THE MICHIGAN DAILY
Saturday, Morch 14, 1970
Page Two THE MICHIGAN DAILY Saturday, March 14, 1970
All the world's a dan
By NEAL GABLER
It all began back in 1932, with
Grand Hotel - the world as
.hotel. Later, we got Ship of
Fools - the world afloat, Now,
we have Sydney Pollack's They
Shoot Horses, Don't They?
based on Horace McCoy's de-
pression novel and playing at the
State Theater. It is the same
premise with a new geograph-
ical twist. The sights have been
lowered slightly to encompass
not the whole world, but, Amer-
ica as dance marathon.
The object of these endeavors
iS to present a kind of Noah's
Ark of humanity. As a result,
dragging themselves over the
worn dance floor of the Pacific
Ballroom are a sailor, a preg-
nant woman, a collegian, a star-
let, a fat person, a skinny per-
son, an Italian, a Jew. What,
no midget! They shuffle and
slide perpetually with only ten
minute rest periods breaking
of dance. It's 1932, the depres-
sion, and there are 1500 silver
dollars to the one lucky couple
who persevere and remain hoof-
ing when all others have fallen
The marathon is more than a
contest; it's a grand show with
bleachers where persons with a
sadistic streak can munch their
hot dogs and cheer for the con-
testants' collapse. The audience
really isn't any different from
those among us who go to Indy
subconsciously hoping for a
flaming wreck or the hockey fan
who would rather see fisticuffs
than a goal. The master of cere-
monies (Gig Young) tells one of
the contestants, "They just want
to see a little misery out there
so they can feel a little better.
They're entitled to that, aren't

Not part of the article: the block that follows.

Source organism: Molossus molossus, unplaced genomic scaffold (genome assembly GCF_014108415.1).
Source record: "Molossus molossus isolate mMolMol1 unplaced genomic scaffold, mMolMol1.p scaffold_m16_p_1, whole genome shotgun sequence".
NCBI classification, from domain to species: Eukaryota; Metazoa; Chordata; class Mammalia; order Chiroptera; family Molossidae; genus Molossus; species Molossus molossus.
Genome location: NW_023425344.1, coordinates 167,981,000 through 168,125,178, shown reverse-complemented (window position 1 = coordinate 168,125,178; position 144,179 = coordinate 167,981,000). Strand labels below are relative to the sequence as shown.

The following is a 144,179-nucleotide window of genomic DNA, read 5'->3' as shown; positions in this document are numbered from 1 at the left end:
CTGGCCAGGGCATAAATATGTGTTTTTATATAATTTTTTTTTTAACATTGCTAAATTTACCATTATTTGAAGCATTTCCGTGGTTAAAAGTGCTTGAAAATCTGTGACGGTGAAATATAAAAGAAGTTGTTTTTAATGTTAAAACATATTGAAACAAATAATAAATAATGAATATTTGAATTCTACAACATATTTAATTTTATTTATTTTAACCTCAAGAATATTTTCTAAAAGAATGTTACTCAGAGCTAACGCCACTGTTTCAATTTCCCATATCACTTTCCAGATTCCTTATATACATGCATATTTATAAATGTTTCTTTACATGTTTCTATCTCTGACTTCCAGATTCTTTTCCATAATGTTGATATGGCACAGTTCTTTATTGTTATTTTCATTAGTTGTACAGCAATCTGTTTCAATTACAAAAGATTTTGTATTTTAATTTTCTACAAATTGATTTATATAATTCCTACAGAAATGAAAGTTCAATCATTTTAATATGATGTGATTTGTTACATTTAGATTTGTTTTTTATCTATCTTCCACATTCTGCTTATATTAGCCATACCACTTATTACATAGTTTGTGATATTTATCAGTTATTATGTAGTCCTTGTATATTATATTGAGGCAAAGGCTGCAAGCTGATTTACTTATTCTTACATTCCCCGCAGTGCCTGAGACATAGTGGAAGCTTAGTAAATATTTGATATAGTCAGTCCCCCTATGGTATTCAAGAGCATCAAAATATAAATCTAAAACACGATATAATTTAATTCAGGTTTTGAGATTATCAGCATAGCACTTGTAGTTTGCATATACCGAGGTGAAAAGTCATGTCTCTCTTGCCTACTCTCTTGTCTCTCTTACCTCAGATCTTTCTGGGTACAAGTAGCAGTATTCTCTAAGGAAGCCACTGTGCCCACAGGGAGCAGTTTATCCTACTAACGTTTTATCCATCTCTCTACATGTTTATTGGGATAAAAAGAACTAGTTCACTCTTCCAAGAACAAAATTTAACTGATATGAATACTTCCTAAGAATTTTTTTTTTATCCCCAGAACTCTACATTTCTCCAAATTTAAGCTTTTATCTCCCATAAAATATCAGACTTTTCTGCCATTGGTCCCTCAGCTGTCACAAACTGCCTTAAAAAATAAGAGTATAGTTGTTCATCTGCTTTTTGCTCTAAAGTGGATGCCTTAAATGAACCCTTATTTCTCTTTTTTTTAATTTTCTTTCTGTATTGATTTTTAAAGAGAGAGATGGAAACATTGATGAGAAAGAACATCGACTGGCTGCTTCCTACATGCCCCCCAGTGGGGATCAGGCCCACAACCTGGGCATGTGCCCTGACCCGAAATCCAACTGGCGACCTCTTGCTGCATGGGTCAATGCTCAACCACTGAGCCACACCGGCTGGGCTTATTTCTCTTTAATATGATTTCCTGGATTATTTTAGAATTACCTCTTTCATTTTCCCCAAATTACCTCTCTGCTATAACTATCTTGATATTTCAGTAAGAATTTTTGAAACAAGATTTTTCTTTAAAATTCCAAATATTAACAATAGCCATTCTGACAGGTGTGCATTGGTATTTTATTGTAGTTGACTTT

Sadism. Tawdriness. Forfeit-
ing pride for prize. These tired
lives are pinned on a treadmill
that literally won't let them find
peace. They suffer cramps,
heart attacks, delusions, illu-
sions, but on they press for the
money; there is no other way.
They're "battling to win and
isn't that the American way,
Since it strives for nothing
less than showing the American
Way, They Shoot Horses is an
extremely ambitious film. It
takes some skill to avoid the pit-
falls that accompany efforts
such as this, and the picture
doesremarkably well. For one
thing, it isn't a showcase for
name stars in cameo roles as
these things often are, and it
will probably bore those people
who get their Around-the-
World-in-Eighty-Day thrills by
pointing at the big screen and
saying, "Isn't that Lee Marvin.
Yes, I'm sure that's Lee Mar-
vin." It is also more substantial
than junk like Ship of Fools.
There is the distinctive Amer-
ican underpinnings of lives
compromised to dollars.
But there is really no way to
avoid melodrama. Movies that
focus on systems almost always
detract from the characters.
Hardbitten, loose-living Gloria
played with expert wryness by
Jane Fonda, and her naive part-
ner Robert (Michael Sarrazin),
are not full-blown, believable
people. They are suffocated by
the film's compulsion to give us
Life, big, bold and brassy. Life,
however, can't be infused into
something by sheer numbers.
The picture is destined to fall
short of its mark because, like
itscharacters, it doesn't realize
thiat there is more to success
than the show of things.
.hNevertheless, thishissa good
film if you are able to accept
the fact that it over-reaches its
capabilities. The direction is
taut despite the flash-forward
bogeyman. The screenplay is
well-written s a v e occasional
375 No. MAPLE RD. 769413OO
lapses into the banal. The
photography by Phillip Lathrop
is flawless. Besides all this, the
film is well-performed, especial-
ly Gig Young's sagging-faced,
bleary-eyed MC, with his "yow-
sa, yowsa, yowsa. The marathon
goes on and on and on ...'
They Shoot Horses is not a
"story about people" in the tra-
ditional sense. Sure, there's a